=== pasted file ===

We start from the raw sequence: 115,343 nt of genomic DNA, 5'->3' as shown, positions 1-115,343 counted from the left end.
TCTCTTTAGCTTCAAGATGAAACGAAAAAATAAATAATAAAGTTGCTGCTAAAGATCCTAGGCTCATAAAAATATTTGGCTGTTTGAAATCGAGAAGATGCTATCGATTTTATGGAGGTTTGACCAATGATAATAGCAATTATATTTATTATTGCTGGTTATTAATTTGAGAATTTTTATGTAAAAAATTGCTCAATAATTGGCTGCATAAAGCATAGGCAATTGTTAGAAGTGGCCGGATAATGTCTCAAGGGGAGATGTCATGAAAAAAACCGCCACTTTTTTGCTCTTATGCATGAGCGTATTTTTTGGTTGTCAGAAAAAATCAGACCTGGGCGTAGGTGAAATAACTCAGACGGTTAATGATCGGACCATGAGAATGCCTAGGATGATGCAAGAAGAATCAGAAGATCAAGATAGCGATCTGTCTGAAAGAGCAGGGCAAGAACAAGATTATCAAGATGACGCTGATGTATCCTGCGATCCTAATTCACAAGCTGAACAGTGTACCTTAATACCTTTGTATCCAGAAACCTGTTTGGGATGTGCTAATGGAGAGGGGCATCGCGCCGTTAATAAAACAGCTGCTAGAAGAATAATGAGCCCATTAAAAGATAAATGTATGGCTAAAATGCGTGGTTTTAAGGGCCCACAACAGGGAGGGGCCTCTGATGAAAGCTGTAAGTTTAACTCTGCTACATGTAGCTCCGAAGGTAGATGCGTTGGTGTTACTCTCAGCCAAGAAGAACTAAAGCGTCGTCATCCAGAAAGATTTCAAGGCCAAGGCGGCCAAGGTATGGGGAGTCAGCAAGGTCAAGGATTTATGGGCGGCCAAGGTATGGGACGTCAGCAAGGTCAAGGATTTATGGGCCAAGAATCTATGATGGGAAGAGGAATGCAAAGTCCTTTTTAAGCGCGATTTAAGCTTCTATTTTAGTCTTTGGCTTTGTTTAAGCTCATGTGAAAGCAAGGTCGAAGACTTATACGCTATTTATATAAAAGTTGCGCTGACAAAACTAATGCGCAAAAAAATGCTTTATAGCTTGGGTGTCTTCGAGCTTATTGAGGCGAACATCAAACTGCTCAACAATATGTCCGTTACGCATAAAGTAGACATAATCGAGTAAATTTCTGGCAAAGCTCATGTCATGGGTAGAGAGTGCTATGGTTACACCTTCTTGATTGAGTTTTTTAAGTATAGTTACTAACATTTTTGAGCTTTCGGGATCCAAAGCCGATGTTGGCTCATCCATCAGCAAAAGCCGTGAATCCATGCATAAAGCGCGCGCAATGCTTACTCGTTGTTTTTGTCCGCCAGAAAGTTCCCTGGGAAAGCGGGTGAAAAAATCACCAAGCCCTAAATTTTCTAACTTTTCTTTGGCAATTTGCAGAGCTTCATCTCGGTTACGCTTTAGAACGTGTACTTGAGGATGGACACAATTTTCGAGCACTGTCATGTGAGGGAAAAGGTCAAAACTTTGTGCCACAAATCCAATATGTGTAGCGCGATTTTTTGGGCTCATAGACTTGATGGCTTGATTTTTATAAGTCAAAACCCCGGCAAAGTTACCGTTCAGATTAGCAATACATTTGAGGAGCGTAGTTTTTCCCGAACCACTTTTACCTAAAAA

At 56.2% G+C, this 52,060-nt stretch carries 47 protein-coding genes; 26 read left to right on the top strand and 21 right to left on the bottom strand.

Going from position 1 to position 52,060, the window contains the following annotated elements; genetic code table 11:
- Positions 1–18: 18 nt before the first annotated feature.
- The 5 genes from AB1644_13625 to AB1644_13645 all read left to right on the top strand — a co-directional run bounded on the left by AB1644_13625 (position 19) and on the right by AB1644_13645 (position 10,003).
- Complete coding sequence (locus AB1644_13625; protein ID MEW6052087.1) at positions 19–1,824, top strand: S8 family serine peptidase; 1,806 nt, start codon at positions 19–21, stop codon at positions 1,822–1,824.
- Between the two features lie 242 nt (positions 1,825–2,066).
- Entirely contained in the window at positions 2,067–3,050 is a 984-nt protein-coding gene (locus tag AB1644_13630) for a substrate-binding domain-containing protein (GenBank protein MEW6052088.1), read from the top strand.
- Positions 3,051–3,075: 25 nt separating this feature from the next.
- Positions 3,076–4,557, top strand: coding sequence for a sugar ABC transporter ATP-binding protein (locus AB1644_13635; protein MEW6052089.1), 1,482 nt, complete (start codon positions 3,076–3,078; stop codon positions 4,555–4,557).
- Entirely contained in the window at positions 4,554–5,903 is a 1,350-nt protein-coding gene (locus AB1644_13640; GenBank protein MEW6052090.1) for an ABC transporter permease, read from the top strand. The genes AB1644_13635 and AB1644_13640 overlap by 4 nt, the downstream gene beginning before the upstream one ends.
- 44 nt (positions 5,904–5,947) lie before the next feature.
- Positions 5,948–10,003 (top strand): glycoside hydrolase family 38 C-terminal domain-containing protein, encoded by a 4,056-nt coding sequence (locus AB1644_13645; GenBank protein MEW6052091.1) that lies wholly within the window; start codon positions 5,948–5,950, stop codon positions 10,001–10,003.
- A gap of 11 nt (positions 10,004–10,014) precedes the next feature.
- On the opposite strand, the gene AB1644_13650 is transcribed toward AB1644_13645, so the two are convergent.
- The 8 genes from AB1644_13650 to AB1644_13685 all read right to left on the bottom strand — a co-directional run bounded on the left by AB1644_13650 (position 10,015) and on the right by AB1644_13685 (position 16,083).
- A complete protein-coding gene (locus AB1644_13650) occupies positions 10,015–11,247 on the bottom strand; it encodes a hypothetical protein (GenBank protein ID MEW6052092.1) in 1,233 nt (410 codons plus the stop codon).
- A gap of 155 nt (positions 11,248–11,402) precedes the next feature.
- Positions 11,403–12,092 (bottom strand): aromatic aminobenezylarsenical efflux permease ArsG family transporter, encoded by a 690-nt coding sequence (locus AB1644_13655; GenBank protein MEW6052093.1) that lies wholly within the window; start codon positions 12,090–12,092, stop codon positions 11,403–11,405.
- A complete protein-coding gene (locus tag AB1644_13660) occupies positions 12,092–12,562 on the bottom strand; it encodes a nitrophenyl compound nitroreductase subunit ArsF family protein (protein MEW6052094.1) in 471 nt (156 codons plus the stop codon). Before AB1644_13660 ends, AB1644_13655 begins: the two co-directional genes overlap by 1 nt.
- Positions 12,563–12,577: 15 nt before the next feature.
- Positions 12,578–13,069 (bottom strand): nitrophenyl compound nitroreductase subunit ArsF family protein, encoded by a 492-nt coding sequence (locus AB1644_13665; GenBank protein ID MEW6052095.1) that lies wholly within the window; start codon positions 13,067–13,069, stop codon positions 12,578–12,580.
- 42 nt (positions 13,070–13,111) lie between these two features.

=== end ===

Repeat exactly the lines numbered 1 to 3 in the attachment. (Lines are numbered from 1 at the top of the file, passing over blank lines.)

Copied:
We start from the raw sequence: 115,343 nt of genomic DNA, 5'->3' as shown, positions 1-115,343 counted from the left end.
TCTCTTTAGCTTCAAGATGAAACGAAAAAATAAATAATAAAGTTGCTGCTAAAGATCCTAGGCTCATAAAAATATTTGGCTGTTTGAAATCGAGAAGATGCTATCGATTTTATGGAGGTTTGACCAATGATAATAGCAATTATATTTATTATTGCTGGTTATTAATTTGAGAATTTTTATGTAAAAAATTGCTCAATAATTGGCTGCATAAAGCATAGGCAATTGTTAGAAGTGGCCGGATAATGTCTCAAGGGGAGATGTCATGAAAAAAACCGCCACTTTTTTGCTCTTATGCATGAGCGTATTTTTTGGTTGTCAGAAAAAATCAGACCTGGGCGTAGGTGAAATAACTCAGACGGTTAATGATCGGACCATGAGAATGCCTAGGATGATGCAAGAAGAATCAGAAGATCAAGATAGCGATCTGTCTGAAAGAGCAGGGCAAGAACAAGATTATCAAGATGACGCTGATGTATCCTGCGATCCTAATTCACAAGCTGAACAGTGTACCTTAATACCTTTGTATCCAGAAACCTGTTTGGGATGTGCTAATGGAGAGGGGCATCGCGCCGTTAATAAAACAGCTGCTAGAAGAATAATGAGCCCATTAAAAGATAAATGTATGGCTAAAATGCGTGGTTTTAAGGGCCCACAACAGGGAGGGGCCTCTGATGAAAGCTGTAAGTTTAACTCTGCTACATGTAGCTCCGAAGGTAGATGCGTTGGTGTTACTCTCAGCCAAGAAGAACTAAAGCGTCGTCATCCAGAAAGATTTCAAGGCCAAGGCGGCCAAGGTATGGGGAGTCAGCAAGGTCAAGGATTTATGGGCGGCCAAGGTATGGGACGTCAGCAAGGTCAAGGATTTATGGGCCAAGAATCTATGATGGGAAGAGGAATGCAAAGTCCTTTTTAAGCGCGATTTAAGCTTCTATTTTAGTCTTTGGCTTTGTTTAAGCTCATGTGAAAGCAAGGTCGAAGACTTATACGCTATTTATATAAAAGTTGCGCTGACAAAACTAATGCGCAAAAAAATGCTTTATAGCTTGGGTGTCTTCGAGCTTATTGAGGCGAACATCAAACTGCTCAACAATATGTCCGTTACGCATAAAGTAGACATAATCGAGTAAATTTCTGGCAAAGCTCATGTCATGGGTAGAGAGTGCTATGGTTACACCTTCTTGATTGAGTTTTTTAAGTATAGTTACTAACATTTTTGAGCTTTCGGGATCCAAAGCCGATGTTGGCTCATCCATCAGCAAAAGCCGTGAATCCATGCATAAAGCGCGCGCAATGCTTACTCGTTGTTTTTGTCCGCCAGAAAGTTCCCTGGGAAAGCGGGTGAAAAAATCACCAAGCCCTAAATTTTCTAACTTTTCTTTGGCAATTTGCAGAGCTTCATCTCGGTTACGCTTTAGAACGTGTACTTGAGGATGGACACAATTTTCGAGCACTGTCATGTGAGGGAAAAGGTCAAAACTTTGTGCCACAAATCCAATATGTGTAGCGCGATTTTTTGGGCTCATAGACTTGATGGCTTGATTTTTATAAGTCAAAACCCCGGCAAAGTTACCGTTCAGATTAGCAATACATTTGAGGAGCGTAGTTTTTCCCGAACCACTTTTACCTAAAAA

At 56.2% G+C, this 52,060-nt stretch carries 47 protein-coding genes; 26 read left to right on the top strand and 21 right to left on the bottom strand.